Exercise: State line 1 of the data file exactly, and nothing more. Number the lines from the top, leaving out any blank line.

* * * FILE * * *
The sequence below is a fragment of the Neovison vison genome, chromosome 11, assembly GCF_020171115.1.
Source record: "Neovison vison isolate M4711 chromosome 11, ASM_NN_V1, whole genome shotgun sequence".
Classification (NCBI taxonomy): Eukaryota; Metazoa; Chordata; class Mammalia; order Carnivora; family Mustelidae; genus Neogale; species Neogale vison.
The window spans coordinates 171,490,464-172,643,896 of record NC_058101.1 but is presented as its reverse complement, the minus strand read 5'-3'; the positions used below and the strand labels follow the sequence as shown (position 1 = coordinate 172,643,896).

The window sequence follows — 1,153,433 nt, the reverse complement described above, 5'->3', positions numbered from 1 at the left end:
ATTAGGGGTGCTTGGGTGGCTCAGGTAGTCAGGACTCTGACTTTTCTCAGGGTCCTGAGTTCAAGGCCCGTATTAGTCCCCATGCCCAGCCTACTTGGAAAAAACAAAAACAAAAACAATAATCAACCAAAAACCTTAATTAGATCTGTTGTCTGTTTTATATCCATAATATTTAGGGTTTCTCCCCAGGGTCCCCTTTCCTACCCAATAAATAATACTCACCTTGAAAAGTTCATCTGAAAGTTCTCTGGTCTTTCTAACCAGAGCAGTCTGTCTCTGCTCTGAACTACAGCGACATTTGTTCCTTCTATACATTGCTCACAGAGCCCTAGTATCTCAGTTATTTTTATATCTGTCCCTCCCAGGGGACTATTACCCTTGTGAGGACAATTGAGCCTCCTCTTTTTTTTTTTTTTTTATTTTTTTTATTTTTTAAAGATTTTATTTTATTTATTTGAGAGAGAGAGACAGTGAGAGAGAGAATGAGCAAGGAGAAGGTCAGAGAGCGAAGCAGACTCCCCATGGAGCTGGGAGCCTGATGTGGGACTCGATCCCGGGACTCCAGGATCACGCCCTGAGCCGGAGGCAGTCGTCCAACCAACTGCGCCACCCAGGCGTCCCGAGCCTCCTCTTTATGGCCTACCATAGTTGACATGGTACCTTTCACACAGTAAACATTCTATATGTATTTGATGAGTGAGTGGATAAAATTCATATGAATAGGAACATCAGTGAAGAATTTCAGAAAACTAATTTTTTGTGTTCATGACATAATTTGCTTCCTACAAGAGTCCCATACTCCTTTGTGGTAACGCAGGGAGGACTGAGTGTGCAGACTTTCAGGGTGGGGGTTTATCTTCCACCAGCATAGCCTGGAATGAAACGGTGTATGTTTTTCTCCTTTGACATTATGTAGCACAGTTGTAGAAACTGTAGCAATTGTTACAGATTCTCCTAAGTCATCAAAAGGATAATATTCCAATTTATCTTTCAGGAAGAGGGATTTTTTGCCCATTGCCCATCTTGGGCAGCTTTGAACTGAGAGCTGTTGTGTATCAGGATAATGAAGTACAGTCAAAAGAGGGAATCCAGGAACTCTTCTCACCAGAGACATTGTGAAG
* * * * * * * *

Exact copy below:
The sequence below is a fragment of the Neovison vison genome, chromosome 11, assembly GCF_020171115.1.